|Title:||Will shareholding reform improve the performance of banks in China?|
|Subject:||Hong Kong Polytechnic University -- Dissertations|
Banks and banking -- China
Corporations -- Investor relations
|Department:||School of Accounting and Finance|
|Pages:||vii, 159 leaves : ill. ; 30 cm|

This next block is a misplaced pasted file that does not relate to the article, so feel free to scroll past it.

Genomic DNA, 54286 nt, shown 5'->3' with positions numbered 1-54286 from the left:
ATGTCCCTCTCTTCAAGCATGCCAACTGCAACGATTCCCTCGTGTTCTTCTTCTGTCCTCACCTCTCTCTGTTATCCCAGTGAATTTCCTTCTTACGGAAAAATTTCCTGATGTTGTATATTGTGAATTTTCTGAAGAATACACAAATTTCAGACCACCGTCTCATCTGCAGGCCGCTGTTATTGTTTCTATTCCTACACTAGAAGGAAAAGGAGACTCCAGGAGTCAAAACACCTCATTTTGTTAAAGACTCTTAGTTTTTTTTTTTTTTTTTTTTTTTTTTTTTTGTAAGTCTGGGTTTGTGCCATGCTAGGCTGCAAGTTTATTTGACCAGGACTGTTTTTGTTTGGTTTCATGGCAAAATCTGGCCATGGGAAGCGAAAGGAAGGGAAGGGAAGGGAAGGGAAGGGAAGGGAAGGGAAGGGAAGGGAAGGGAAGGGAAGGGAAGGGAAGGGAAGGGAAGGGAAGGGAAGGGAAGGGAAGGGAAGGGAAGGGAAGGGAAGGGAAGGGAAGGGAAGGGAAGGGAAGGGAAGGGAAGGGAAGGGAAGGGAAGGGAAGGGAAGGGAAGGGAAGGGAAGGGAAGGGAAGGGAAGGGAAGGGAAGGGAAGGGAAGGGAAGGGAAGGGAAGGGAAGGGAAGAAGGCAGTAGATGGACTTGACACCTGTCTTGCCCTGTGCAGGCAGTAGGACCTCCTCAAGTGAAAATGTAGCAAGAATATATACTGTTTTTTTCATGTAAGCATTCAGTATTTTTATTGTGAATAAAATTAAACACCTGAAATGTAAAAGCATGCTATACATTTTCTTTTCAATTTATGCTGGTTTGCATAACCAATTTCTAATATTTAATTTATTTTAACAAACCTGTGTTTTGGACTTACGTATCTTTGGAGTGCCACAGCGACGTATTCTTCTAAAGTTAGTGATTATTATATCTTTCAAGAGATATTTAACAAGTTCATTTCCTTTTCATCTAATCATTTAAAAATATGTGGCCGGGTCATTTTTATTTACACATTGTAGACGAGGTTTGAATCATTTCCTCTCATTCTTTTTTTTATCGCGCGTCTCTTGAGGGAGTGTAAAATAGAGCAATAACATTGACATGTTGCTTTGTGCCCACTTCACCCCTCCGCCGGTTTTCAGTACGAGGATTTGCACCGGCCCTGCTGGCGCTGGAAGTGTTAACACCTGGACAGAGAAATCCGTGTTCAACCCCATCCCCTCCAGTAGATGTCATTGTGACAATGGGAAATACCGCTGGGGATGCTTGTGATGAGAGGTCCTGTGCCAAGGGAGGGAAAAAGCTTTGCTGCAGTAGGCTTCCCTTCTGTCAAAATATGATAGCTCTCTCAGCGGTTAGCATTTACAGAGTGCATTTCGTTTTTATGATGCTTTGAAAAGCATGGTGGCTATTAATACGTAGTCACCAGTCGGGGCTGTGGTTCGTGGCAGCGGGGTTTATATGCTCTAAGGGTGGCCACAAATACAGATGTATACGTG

|Abstract:||This thesis seeks to analyze and compare the performance of state-owned banks (SOBs) and shareholding banks during the period 1993 to 2000. The analysis and empirical work are undertaken within an institutional framework developed from theories of bank performance. Despite the fact that the accounting data is incomplete and inconsistent, regression studies tend to support the opinion that ownership is a significant factor in explaining the differential performance between the two groups of banks. It follows that an in-depth institutional analysis originating from the state-owned and shareholding ownership structure of banks can offer more insights into the differential performance. The relatively worse performance of SOBs can be attributed to the negative impacts of their high stock of non-performing loans (NPLs) inherited from the past, the rigid corporate governance structure, the ineffective enforcement of a credit management system and an inflexible personnel policy. In contrast to SOBs, the comparatively better performance of shareholding banks is due to exemption from policy loans and historical burdens, effective corporate governance, and market-oriented personnel policy and incentive mechanism. Although, shareholding banks possess advantages over SOBs; it is argued that PBOC exercises an unfair supervision - SOBs enjoy preferential treatment in conducting new and profitable business while shareholding banks are prevented from such opportunities. In addition, more policy support is lent to SOBs to solve their NPLs while little effective measures help shareholding banks to do so. Findings of the thesis support the justification of policy actions taken by the government and commercial banks in recent years. The government policies include enhancing the supervisory role of the PBOC, setting up of asset management companies and policy banks to prevent the formation and reduction of NPLs in the four SOBs, and improving the financial and governance structure of banks and their credit management. On the other hand, the commercial banks have also taken several remedial measures to improve their management and performance such as reducing costs of employees and branches, setting up a credit scoring system, and improvement of audit and accountability systems. Based on the research in this study and taking into account the threat of competition from foreign banks after China's entry to the WTO, several recommendations could be made. The government should adopt effective measures to help shareholding banks to write off bad loans, the PBOC should continue the policy efforts of allowing banks to provide a wider scope of non-banking business, and market-based personnel policy and incentive mechanism should be allowed. Both SOBs and shareholding banks should strengthen their capital base and be monitored closely, while actively promoting their consumer products, and seeking partnerships with foreign banks.|
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